As one would expect, dementia and mood disorders, common among elderly patients, are implicated in the problem. Residents involved in resident-to-resident abuse were more likely to live in dementia-centered special care units. But it's not severe cases of these conditions that are at the root of resident-to-resident mistreatment. In fact, the residents most likely to be involved are actually "less cognitively and physically impaired" than their co-residents. They're also younger and tend to be white.
Even so, "people who typically engage in resident-on-resident abuse are somewhat cognitively disabled but physically capable of moving around the facility. Often, their underlying dementia or mood disorder can manifest as verbally or physically aggressive behavior. It's no surprise that these individuals are more likely to partake in arguments and shouting matches, and pushing and shoving, particularly in such close, crowded quarters," study co-author Karl Pillemer MD says.
While aggression can be a consequence of worsening dementia, most dementia patients don't become physically or verbally abusive. In 2012, German researchers found that around 29% of dementia patients engage in either physically or non-physically aggressive behavior, much of which could be due to increasing depression. Opening the scope of our inquiry to behavioral disorders generally, we find a far higher prevalence. Studies suggest that between 30% and 90% of dementia patients experience some degree of psychological or behavioral change, from anxiety and agitation to psychosis and disinhibition.
This isn't a criminal issue, Lachs says. While abusive staff members "should be arrested, fired and prosecuted," a stern punitive approach isn't likely to solve the problem of resident-to-resident mistreatment. Dementia patients, after all, are just as much the victims of their condition as the people harmed by abusive behavior.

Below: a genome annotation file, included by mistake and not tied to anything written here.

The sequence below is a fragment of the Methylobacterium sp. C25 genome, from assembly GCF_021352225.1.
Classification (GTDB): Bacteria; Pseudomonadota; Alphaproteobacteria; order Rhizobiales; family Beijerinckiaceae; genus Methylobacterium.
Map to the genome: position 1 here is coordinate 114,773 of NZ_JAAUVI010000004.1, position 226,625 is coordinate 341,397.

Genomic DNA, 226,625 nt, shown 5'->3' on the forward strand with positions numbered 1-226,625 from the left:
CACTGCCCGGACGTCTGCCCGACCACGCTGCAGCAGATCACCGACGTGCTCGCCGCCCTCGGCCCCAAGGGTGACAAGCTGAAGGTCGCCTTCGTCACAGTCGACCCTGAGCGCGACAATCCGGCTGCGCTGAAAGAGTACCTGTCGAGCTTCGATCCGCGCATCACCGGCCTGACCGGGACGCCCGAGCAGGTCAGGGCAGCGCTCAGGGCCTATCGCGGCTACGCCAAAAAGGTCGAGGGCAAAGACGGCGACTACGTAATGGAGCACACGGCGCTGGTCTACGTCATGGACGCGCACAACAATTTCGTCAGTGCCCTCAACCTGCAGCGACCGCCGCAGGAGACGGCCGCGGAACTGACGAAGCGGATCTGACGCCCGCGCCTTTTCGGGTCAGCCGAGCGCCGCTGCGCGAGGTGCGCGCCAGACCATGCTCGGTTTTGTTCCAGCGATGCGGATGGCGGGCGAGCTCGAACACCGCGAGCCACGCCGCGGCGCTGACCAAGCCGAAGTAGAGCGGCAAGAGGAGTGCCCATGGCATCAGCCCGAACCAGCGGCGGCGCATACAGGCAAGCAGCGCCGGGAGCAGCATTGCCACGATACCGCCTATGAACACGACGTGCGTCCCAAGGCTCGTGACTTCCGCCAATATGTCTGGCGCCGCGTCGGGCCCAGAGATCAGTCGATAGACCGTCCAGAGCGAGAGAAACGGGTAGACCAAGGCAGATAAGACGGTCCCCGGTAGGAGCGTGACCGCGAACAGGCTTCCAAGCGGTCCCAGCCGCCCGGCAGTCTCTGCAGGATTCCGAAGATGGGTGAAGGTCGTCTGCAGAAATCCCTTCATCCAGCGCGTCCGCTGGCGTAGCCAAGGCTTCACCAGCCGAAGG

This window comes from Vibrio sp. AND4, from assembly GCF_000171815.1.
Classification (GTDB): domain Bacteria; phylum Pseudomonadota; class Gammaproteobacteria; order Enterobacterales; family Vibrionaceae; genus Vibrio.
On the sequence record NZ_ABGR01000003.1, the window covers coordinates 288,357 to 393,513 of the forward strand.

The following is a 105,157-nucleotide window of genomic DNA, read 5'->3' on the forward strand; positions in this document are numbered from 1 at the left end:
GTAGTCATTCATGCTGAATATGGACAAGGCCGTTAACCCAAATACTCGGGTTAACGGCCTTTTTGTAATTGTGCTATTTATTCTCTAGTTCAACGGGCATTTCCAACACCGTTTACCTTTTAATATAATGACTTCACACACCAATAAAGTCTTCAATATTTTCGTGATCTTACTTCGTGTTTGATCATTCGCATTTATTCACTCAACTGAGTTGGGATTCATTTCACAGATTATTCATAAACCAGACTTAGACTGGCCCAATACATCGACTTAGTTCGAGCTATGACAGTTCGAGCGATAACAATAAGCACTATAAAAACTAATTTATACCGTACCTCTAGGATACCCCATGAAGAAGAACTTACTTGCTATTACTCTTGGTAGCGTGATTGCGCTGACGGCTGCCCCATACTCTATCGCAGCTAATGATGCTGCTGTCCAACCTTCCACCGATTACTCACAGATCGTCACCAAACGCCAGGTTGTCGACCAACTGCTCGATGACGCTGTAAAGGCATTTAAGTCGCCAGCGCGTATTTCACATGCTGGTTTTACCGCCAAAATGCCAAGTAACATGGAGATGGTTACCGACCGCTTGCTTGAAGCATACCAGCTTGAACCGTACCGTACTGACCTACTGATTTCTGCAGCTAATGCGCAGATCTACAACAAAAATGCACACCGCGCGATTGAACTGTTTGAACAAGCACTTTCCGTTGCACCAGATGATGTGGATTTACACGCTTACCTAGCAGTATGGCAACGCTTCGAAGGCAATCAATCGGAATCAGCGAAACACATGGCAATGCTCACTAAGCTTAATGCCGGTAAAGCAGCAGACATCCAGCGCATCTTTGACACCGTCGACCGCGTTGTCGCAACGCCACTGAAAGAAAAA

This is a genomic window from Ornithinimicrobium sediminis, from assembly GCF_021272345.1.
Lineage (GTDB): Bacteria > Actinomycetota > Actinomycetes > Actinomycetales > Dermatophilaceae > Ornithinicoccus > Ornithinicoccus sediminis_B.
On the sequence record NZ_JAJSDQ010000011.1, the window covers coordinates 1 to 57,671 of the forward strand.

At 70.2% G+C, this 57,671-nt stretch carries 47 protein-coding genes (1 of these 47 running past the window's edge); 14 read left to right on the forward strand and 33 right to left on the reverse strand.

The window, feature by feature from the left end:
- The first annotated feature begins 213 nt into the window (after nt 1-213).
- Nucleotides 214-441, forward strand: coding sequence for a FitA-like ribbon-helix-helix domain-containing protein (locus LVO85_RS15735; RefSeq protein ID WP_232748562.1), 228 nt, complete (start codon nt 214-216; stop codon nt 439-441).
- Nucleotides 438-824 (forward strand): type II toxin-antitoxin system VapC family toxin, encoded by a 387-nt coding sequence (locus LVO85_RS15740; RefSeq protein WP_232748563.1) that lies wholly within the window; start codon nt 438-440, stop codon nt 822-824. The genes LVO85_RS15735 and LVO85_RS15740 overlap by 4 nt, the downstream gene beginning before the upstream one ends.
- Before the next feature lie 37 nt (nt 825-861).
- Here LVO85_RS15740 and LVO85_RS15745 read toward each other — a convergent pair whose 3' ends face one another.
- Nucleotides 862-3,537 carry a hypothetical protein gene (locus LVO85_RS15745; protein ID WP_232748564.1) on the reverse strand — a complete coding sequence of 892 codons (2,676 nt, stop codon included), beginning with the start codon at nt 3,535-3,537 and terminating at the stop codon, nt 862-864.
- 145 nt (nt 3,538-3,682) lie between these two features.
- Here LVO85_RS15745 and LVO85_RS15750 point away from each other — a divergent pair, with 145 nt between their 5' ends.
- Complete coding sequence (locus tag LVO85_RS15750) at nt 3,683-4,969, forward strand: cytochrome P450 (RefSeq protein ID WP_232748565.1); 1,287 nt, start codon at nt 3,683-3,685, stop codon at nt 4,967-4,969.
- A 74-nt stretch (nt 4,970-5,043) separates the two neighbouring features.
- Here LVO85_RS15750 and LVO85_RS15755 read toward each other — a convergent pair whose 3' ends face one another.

Unfortunately, we just don't have the research to devise adequate strategies for combatting resident-to-resident abuse. Not yet, at least. But Lachs has a few ideas based on his own time in nursing homes.
Noise and poor lighting can aggravate residents, especially ones with dementia, so one possibility is to create bright, calming spaces for residents. Designing spaces to be easily-navigable, rather than frustratingly cluttered, may help, too. Using materials that dampen sound in communal rooms is a potential improvement, but we'll also have to ensure that nurses can still hear residents down the hall.
Help may also come from a surprising source. Lachs thinks that high schools, and specifically the way educational institutions have tackled bullying in recent years, may provide valuable lessons for nursing homes.
In a recent review of school-based anti-bullying programs, criminologists at Cambridge University found that, on balance, these programs work. Anti-bullying initiatives reduce both bullying behavior, by an average of 20% to 23%, and victimization (being bullied) by around 17% to 20%.
While resident-to-resident mistreatment is understudied, Lachs and Pillemer have been on the case for a while. Along with some colleagues, the two doctors have even developed a training program, called SEARCH, to help nursing home staff members intervene effectively after abusive behavior is spotted.
Here are the core principles:
While most of these steps seem self-explanatory, if not obvious, they're obviously time-consuming, and nursing home staff members have many duties to attend to. But they also work. At least that's the conclusion of one pilot study conducted at five New York City nursing homes between July 2008 and December 2011. As you might expect, training staff members in the SEARCH principles resulted in more reports of resident-to-resident mistreatment. After a 6-month-period, nursing home units trained in SEARCH had reported 580 incidents of resident-to-resident abuse. Units who hadn't received the training reported only 79 incidents.